David: Boating at last

Published: Saturday, 24 April 2021

GOOD to find that our boat is still useable after six months of being banned from going near it.

Pity the same can't be said of the system. I have to agree with the various correspondents berating CaRT for the large number of serious stoppages at the beginning of the season; in nearly 50 years of boating I cannot recall anything like as bad.

That said, I do think that CaRT are their own worst enemy when it comes to stoppage notices. They list every single stoppage without any real attempt to grade them for seriousness, so that a trivial notice about a bridge inspection, which is not closing either canal or towpath, gets just as much publicity as a long term closure of the Llangollen.

Perhaps they should review how they list stoppages, making it easier to distinguish between those which aren't really stoppages at all, those that last for less than a day and only affect people in the immediate vicinity and the serious ones which affect long term planning of routes.

Plague of broad boats

CaRT's attempt to regulate the use of the Oxford Canal north of Braunston by broad boats by restricting them to certain times and requiring booking seems to have failed. Tied up at Willoughby the other day was a large broad boat, which looked as though it had been there a long time, displaying no number, licence or name.

One of the new rules is that broad boats do not tie up anywhere on the north Oxford, being permitted only to transit to a marina. While we were tied up at Willoughby on a Sunday afternoon a different broad boat went past—Sunday afternoon is not an approved time for their transit.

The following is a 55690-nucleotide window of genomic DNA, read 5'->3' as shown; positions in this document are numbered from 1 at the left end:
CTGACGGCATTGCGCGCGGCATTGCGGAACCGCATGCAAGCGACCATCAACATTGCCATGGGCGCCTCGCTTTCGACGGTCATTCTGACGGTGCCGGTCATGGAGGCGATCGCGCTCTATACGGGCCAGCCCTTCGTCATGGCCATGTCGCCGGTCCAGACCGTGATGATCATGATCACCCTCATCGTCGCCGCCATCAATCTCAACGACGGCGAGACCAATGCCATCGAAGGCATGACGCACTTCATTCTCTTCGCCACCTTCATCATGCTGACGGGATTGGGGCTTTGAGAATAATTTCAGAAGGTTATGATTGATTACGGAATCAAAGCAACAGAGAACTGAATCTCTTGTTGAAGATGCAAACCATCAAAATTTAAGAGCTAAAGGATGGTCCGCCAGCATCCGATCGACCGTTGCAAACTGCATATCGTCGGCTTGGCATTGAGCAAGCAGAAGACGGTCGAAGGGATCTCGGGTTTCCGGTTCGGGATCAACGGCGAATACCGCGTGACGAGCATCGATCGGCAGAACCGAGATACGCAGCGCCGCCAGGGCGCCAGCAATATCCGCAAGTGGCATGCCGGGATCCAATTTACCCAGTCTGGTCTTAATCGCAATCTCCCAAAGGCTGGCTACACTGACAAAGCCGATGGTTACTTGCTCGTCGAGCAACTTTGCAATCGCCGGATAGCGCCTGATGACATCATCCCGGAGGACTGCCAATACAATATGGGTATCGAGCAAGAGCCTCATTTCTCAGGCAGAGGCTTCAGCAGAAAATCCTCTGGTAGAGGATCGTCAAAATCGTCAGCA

Despite CaRT's obsession with notices (and a lot more blue ones have appeared over the winter) there is no notice at the junction saying what the rules for broad boats are. Rather than publishing rules and then not enforcing them, why don't they simply install a seven foot 'pinch' under Bridge 89 (the first bridge 90 is on a blind bend so would not be suitable) and physically prevent broad boats from using a canal that was not designed for them.

Vegetation management

One thing that CaRT has done over the winter, in the Braunston area at least, is to cut back the towpath edge vegetation, about which I have complained repeatedly. It has also dealt with the worst of the offside vegetation so cruising is rather less of a branch dodging exercise. I look forward to finding that this policy has cleaned up other areas where vegetation was a problem.

They will have to keep on top of the job though, since the rootstock of the young trees is well embedded in the bank and will doubtless regenerate.

David Hymers